A colleague who too owns an OM1 and has an interest in photography was very kind recently when they complimented me on my Flickr Photostream. What they said was this:
“You’ve certainly got a good eye there Clive.”
Now, I know this: I almost certainly glibly dismissed their compliment and blithely blabbered on banally and did my best impersonation of a real bore. I am sorry. It was a kind thing to say and I am most often an arse. However, a few weeks later, I have taken time to accept their compliment and think about what it means.
I have no idea.
I was very, very bored at a conference today - so I put some thought into it and drafted a post, on the pretence I was taking notes on recovery of impaired assets.
I still have no idea.
But I know more than I knew before. So I am going to type about it anyway, here goes, I’m stealing lines from Feist and I’m going to tackle an eye: what is an eye, what does an eye do, technical perfection vs. an eye, an eye vs. components, developing your eye.* ** †
*NB: The list is not exhaustive nor in any particular order, note that not all subjects will be covered, no refund is offered or implied.
** I probably wont talk much about ‘eye’ at all. Instead, I am going to talk about something vaguely like the idea that we all have an eye and that we are drawn to photos because of that. While finally ending up at the photo at the top of this post saying something about it, no refund is offered or implied.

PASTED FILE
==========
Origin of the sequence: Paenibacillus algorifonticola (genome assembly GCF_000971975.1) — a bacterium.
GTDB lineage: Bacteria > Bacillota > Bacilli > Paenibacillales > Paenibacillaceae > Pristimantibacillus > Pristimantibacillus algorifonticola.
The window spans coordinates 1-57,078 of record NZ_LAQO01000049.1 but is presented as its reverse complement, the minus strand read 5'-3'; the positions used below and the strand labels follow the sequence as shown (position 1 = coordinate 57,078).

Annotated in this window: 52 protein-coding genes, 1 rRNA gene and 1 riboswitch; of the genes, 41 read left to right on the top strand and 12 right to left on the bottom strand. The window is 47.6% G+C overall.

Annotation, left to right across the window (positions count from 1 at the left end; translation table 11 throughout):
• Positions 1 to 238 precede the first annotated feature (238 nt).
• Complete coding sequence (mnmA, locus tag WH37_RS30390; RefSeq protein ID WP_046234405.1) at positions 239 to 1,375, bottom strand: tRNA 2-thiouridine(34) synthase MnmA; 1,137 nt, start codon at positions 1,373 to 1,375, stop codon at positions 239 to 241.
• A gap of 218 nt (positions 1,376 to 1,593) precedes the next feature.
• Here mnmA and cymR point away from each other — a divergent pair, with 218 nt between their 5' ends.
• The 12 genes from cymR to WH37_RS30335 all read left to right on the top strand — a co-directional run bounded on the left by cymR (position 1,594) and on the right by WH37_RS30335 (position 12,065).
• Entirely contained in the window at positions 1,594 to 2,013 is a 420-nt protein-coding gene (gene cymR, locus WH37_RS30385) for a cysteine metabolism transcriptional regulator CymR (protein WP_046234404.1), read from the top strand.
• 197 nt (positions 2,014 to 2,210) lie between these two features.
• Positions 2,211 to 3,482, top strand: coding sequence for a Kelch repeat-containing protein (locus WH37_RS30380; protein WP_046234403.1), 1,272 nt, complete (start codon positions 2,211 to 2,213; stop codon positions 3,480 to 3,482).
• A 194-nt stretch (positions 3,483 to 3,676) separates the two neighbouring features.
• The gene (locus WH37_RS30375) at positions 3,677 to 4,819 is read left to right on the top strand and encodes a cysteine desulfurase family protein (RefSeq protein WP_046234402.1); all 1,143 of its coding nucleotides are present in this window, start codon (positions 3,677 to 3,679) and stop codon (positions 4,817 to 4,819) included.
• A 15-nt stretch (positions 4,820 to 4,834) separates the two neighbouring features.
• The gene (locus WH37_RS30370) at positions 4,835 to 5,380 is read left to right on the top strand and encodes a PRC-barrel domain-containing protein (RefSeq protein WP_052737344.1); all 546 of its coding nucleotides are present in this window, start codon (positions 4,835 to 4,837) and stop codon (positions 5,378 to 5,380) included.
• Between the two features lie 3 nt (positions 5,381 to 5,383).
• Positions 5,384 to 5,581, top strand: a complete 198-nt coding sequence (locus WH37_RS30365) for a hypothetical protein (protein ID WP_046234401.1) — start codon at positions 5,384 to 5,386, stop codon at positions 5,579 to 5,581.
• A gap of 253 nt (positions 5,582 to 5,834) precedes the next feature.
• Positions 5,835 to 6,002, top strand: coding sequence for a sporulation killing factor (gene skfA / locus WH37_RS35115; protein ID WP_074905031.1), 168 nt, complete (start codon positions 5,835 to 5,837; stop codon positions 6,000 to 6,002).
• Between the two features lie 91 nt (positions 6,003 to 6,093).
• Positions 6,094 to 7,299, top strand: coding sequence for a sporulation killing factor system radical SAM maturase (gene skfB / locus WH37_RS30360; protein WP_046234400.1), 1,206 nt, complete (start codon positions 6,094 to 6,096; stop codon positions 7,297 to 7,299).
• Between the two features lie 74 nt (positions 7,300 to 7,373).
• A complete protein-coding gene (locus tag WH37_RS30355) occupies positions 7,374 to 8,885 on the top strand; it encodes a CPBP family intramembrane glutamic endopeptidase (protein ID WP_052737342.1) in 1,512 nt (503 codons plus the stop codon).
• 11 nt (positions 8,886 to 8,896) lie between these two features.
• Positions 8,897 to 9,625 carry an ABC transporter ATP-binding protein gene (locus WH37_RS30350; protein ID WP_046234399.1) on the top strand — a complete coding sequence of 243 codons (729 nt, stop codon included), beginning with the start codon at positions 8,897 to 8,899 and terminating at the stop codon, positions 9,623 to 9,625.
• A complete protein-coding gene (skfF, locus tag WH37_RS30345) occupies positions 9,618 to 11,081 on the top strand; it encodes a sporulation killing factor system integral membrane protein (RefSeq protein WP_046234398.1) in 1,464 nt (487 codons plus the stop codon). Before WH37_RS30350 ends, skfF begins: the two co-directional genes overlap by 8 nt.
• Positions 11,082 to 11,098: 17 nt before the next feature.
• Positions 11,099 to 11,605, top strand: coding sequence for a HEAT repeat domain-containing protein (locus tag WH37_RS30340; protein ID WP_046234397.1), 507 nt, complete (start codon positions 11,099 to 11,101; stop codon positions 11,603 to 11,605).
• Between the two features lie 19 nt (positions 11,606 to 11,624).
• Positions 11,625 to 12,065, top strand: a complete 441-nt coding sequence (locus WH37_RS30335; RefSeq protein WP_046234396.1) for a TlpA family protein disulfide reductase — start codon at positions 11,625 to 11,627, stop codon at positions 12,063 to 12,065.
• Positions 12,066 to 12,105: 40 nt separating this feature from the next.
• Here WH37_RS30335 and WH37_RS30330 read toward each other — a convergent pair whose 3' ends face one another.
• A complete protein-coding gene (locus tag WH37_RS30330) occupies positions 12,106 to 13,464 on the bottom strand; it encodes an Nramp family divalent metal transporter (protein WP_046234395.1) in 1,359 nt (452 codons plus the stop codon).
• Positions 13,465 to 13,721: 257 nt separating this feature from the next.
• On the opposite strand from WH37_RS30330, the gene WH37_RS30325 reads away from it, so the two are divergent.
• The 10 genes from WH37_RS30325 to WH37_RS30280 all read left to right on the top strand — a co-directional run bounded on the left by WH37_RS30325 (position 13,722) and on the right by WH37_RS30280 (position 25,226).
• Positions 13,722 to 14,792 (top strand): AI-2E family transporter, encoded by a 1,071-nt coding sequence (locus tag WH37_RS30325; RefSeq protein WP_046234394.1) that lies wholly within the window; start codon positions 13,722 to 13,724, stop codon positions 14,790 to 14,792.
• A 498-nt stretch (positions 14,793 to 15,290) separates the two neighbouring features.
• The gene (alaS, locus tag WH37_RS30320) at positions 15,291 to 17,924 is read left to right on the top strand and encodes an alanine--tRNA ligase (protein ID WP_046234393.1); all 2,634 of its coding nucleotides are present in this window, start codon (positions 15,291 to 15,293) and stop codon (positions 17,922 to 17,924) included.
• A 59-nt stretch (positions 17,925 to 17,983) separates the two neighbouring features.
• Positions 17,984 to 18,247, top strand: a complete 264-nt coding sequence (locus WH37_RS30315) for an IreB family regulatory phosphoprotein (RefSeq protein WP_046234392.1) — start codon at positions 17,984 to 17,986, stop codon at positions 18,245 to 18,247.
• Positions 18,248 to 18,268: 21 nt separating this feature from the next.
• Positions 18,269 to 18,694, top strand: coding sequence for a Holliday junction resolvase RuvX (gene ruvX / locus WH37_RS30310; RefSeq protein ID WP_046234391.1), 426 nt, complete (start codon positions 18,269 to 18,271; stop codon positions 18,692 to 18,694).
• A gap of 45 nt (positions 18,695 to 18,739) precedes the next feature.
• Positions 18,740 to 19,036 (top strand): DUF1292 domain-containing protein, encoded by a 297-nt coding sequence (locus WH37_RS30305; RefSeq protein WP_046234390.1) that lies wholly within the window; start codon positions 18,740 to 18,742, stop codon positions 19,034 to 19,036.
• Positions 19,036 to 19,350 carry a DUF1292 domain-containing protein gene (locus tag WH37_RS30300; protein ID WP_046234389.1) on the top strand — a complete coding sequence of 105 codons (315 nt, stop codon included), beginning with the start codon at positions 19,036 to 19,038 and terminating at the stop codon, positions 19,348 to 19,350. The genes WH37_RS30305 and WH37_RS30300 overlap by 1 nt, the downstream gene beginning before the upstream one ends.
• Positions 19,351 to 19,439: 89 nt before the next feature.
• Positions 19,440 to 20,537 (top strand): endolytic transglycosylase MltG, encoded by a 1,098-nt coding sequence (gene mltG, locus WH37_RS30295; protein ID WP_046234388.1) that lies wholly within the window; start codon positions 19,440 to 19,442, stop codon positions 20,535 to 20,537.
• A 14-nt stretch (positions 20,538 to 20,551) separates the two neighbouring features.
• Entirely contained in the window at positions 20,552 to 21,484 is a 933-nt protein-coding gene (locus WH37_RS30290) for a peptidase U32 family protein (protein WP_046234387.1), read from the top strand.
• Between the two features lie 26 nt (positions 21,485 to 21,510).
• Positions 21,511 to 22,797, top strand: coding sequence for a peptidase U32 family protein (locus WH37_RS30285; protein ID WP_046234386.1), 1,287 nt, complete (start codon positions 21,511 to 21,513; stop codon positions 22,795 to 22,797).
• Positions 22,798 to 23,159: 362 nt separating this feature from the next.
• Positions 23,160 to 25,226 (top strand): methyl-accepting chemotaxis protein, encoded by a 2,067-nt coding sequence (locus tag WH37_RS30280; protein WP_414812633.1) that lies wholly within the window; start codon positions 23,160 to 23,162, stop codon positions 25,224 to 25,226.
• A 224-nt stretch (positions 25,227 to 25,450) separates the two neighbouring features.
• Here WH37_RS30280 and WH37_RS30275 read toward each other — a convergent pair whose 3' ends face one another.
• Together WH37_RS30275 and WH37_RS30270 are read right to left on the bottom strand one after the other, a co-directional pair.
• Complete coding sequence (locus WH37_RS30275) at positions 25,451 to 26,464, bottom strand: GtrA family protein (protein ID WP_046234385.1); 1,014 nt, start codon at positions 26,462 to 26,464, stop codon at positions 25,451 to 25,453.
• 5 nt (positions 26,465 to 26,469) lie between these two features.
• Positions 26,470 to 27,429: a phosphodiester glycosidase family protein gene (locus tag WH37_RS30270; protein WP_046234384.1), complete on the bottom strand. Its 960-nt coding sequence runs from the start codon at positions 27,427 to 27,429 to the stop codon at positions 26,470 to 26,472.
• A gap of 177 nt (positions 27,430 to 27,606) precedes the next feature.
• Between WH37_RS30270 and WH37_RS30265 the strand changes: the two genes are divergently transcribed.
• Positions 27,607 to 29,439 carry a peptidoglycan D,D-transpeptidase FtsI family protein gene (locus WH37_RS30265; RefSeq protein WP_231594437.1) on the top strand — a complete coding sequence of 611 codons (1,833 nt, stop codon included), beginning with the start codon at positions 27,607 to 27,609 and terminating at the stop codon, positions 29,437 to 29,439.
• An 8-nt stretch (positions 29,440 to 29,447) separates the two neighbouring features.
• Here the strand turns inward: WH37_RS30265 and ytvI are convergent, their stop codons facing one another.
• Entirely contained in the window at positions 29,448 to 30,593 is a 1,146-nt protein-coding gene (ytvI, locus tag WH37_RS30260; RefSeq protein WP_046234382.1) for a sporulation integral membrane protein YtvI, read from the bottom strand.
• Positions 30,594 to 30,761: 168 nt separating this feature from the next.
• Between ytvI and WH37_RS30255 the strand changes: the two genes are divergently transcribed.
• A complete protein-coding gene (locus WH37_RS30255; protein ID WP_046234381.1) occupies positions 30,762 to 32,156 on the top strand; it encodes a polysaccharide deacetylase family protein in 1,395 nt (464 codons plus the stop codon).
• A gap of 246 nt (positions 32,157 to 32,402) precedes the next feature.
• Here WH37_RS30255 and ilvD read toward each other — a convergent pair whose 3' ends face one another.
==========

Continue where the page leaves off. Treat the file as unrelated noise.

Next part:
† It isn’t my fault I am typing an illogical blog with obvious signs of illiteracy and an addiction to alliteration, I knocked my head real hard once, no refund…
I’d better get started, my first question is: what makes me take photos? Sometimes it’s a holiday snap, my-good-lady-Dr-wife in a Belgian park, a cute doggy in a St Ives window, me a top a mountain at dawn and in love with life (read: colour). When I take these photos I think it is usually because I’m trying to capture a feeling. Reviewing the photos after the passage of time they usually bring those feelings back. I call that fit for the purpose intended. (I’m still not talking refunds).
Sometimes though, when I press the shutter button, I am drawn by the content. Nothing personal, no feelings to get hooked on. Just the actual item or items I am pointing the camera at. I am not alone. I have noticed that some of my 'content photos’ aren’t dissimilar to what real-cool-cats on Flickr and tumblr are taking photos of. I’ve had a look into what it takes to make a photo popular to the mass-pop, and I can confirm the current zeitgeist is thus:
Granted, not only are these photos of 'content’ but they also possess the eye. No wonder they’re so popular. Oh, I’m talking about the eye like I know what I’m on about. I don’t. But the point I’m making is; even if these photos weren’t so brilliant and they were just a cat, bike or girl, you’d probably still look at them before you would a photo of equal artistic merit of a 2007 Ford Mondeo.